Inside of this custom actor we see this:


At first glance we can see that we have four blocks of interest for this actor. First off it’s important to notice that our Frequency input is passed to all of our modules. The first three modules are copies of one another (one for X, Y, and Z). We can see here that our pulse generator is banging on a random number generation actor, that random value (from 0 to 100) is then passed to a Limit-Scale Value actor. The limit scale actor takes an input value in a specified range and scales it to another range. In our case it’s taking values between 0 and 100 and scaling them to be between -5 and 5. The resulting value is then passed out of this macro to it’s corresponding value.  Our bottom block pushing out data about our emitter location. It’s important to remember that we need to pass out the origin location for each particle that’s generated. This is why the location information is passed through a trigger value that’s being triggered by our systems pulse generator.

If we jump back out of our user actor can see how our input parameters are then passed to the 3D particle actor:

Ultimately, you’ll need to do your own experimenting with particle systems in order to get a firm handle on how they work. I found it useful to use custom actors to tidy up the patch and make sense of what was actually happening. I think the best way to work with particles is to get something up and running, and then to start by changing single attributes to see what kind of impact your change is making. If you’re not seeing any changes you may try passing your value through a trigger that’s attached to your pulse generator – remember that some attributes need to be passed to each particle that’s generated.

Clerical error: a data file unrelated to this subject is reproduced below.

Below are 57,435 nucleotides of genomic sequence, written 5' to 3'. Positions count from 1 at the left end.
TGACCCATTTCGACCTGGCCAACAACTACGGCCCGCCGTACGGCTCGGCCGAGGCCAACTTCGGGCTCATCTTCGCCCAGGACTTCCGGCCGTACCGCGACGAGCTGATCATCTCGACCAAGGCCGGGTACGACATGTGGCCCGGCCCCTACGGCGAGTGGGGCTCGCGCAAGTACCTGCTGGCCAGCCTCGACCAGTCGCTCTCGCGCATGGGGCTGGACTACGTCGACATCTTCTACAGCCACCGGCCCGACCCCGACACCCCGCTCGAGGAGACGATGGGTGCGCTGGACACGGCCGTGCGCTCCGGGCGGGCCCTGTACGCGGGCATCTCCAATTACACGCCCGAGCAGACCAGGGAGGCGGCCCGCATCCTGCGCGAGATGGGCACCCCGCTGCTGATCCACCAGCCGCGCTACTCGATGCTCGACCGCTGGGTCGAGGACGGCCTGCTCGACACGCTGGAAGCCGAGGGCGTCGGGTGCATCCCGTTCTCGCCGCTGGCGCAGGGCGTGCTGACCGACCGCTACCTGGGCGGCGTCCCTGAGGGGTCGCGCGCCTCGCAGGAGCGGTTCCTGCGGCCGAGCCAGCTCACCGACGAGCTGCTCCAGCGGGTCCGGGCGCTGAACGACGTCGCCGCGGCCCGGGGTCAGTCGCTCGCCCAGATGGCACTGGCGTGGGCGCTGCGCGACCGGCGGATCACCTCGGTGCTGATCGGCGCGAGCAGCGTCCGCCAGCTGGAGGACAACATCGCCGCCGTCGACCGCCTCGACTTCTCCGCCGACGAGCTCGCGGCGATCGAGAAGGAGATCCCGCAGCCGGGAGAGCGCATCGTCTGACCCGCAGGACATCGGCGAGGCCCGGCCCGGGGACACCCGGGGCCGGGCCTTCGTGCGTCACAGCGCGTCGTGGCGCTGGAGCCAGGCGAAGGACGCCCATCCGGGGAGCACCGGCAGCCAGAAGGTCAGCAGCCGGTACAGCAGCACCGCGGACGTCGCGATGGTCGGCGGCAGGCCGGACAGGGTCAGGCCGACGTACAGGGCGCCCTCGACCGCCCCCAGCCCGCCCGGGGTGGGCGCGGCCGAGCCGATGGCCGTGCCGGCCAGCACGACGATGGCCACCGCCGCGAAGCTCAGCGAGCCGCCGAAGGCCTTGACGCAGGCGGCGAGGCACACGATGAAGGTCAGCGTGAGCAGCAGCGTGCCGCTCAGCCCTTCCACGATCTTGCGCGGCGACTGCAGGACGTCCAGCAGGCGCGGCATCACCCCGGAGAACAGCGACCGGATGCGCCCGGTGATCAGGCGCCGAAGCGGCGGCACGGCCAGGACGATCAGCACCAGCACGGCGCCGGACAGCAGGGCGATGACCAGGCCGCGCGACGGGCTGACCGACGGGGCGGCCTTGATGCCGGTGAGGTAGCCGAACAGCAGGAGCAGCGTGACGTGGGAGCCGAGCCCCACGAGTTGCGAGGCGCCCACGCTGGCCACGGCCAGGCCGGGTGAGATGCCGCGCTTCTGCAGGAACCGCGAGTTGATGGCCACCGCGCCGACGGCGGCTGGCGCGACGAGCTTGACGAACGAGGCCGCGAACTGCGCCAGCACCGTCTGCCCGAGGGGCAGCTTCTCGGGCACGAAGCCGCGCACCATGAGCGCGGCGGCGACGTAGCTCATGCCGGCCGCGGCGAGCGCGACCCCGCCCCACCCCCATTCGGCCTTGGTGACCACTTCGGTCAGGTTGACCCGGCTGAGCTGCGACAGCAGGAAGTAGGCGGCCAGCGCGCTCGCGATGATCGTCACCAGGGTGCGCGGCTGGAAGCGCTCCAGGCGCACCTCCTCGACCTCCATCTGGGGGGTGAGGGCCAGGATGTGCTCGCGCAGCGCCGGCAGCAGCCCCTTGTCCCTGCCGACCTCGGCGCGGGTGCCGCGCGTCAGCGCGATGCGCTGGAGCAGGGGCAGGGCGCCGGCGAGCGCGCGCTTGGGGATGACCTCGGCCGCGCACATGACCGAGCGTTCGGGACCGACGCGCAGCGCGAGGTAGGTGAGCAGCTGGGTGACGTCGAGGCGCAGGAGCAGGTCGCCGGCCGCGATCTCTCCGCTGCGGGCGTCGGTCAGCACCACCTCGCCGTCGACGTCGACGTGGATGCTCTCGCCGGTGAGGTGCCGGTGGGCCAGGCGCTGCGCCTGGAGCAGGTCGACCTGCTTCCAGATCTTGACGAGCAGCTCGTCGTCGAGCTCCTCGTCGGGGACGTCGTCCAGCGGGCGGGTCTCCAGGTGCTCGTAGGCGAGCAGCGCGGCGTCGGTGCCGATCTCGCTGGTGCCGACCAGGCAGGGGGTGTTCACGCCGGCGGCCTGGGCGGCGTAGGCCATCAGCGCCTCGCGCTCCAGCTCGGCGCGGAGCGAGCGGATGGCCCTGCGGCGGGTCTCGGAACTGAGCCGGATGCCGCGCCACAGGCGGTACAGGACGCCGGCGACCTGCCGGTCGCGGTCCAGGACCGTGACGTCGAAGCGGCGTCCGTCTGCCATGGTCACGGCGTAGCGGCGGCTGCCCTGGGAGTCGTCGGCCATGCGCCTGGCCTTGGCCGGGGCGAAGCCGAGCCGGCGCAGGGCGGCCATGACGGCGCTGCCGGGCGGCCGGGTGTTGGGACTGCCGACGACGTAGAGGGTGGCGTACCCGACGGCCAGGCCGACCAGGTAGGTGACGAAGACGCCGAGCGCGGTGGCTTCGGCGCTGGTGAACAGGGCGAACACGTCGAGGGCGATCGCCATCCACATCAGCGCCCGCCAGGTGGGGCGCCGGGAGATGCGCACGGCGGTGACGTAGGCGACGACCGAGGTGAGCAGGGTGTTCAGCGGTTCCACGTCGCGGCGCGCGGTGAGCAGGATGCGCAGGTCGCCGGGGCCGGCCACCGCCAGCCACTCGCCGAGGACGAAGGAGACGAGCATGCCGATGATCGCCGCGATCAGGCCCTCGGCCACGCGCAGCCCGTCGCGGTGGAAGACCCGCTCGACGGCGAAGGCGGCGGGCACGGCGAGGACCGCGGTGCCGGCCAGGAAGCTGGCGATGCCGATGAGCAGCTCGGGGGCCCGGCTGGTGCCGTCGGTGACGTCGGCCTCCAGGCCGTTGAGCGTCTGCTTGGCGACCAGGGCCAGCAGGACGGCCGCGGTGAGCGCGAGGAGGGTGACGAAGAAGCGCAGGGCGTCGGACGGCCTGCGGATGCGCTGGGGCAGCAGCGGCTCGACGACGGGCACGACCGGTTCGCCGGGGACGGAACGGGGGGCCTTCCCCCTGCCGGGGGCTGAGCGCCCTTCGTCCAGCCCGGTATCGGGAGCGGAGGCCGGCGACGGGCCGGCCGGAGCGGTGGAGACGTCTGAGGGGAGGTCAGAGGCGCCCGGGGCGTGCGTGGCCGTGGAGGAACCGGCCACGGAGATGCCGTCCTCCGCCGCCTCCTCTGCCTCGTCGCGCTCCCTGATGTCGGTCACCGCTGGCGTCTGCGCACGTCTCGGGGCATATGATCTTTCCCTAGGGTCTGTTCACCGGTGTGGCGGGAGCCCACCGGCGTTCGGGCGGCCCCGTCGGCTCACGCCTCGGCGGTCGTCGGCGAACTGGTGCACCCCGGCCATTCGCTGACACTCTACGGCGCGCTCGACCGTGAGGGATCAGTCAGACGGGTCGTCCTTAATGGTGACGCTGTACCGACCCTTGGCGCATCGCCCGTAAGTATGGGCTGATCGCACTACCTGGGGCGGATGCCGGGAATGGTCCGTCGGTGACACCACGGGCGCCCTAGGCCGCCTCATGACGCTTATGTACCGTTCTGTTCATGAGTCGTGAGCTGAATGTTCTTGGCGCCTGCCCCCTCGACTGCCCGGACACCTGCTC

Are some of these pictures too small to read? You can see larger versions on flickr by looking in this album: Grad School Documentation


One of the great joys of sharing your work is the opportunity to learn from others. John Collingswood (for more about John check out dbini industries and Taikabox), pointed out on Facebook that one of the very handy things you can do in isadora is to constrain values by setting the range of an input parameter. For example, I could forgo the min-max system set-up with my user actor and instead scale and constrain random values in the 3D particle input. When you click on the name of an input on an actor your get a small pop-up window which allows you to specify parameters for that input’s range and starting values. This means that you could connect a wave generator (with the wave pattern set to random) to an input on a 3D particle actor and then control the range of scaled values with the 3D particle actor. That would look something like this: